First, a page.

Dr. Lisa B.:                              How does the team help to guide that process?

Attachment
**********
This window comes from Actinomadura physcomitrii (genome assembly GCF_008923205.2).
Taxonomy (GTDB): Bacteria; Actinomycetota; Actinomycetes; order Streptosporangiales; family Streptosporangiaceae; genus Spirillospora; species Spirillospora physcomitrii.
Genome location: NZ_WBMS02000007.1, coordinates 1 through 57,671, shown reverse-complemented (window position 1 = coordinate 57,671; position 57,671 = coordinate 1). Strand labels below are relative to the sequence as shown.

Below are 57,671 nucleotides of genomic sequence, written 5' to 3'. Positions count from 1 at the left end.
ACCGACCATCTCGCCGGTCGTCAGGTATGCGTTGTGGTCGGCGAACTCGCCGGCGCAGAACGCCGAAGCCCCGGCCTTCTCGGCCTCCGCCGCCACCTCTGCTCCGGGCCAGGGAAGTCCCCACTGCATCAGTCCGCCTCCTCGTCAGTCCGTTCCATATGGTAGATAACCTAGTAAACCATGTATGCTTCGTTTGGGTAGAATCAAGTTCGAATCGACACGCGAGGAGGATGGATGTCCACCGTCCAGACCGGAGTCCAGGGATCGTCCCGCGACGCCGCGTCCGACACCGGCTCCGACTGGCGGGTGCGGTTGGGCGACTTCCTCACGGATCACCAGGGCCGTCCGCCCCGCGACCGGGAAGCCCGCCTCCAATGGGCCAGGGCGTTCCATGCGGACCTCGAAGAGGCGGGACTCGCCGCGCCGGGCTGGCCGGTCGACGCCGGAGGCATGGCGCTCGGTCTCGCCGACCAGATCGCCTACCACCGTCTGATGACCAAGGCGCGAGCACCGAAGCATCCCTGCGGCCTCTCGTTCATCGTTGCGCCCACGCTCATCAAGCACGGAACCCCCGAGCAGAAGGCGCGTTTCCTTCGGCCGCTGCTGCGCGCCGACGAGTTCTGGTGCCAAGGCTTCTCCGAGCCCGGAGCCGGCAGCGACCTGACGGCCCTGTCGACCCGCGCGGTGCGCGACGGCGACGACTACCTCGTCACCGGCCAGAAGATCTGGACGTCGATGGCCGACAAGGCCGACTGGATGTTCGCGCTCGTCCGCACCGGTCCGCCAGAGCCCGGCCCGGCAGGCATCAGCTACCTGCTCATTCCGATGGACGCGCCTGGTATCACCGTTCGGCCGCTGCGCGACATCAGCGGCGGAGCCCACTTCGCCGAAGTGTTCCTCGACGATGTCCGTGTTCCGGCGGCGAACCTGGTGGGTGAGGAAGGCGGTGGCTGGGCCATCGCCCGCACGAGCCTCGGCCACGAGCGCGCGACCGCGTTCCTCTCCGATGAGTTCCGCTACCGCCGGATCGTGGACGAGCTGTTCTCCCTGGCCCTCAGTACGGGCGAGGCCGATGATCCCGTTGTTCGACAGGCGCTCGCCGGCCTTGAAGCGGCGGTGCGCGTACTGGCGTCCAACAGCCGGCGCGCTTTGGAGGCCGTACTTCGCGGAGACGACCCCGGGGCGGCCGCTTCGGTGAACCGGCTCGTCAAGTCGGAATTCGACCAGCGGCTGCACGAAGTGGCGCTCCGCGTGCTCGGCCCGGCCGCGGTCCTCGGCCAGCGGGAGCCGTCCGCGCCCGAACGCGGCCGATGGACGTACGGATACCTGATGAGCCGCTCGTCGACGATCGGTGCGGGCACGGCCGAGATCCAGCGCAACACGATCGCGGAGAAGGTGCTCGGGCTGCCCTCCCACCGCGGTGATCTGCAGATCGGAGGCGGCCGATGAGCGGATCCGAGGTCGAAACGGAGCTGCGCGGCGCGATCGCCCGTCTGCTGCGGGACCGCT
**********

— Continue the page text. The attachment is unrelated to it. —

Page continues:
Carol S.:                                   Well when somebody signs on to hospice, they are saying that they want this interdisciplinary approach to care and it means that they will let a hospice nurse come in, hospice social worker, hospice aid, chaplain, volunteers, and we also have medical directors that work closely with their doctor. So every member of that team is … we like to think of everyone’s on the same level, no ones job is more important than the other and each person as they’re in there working with the patient and family, they are having their impressions of what’s happening. It might be that the patient feels most comfortable with aid and they might really open up to them in maybe a way that they’ve not opened up to their family or to anyone else. And they might talk about their fears or their wishes of what they wish could happen before they die and because everyone on the team is educated, trained on end of life care, they’re tuned in to listening for these that people might say that someone else might miss. So it might be to say, “Tell me more about that.” And then it might be to say, “Is this something you’ve talked with the social worker about because she might be able to help you have these conversations with your family.”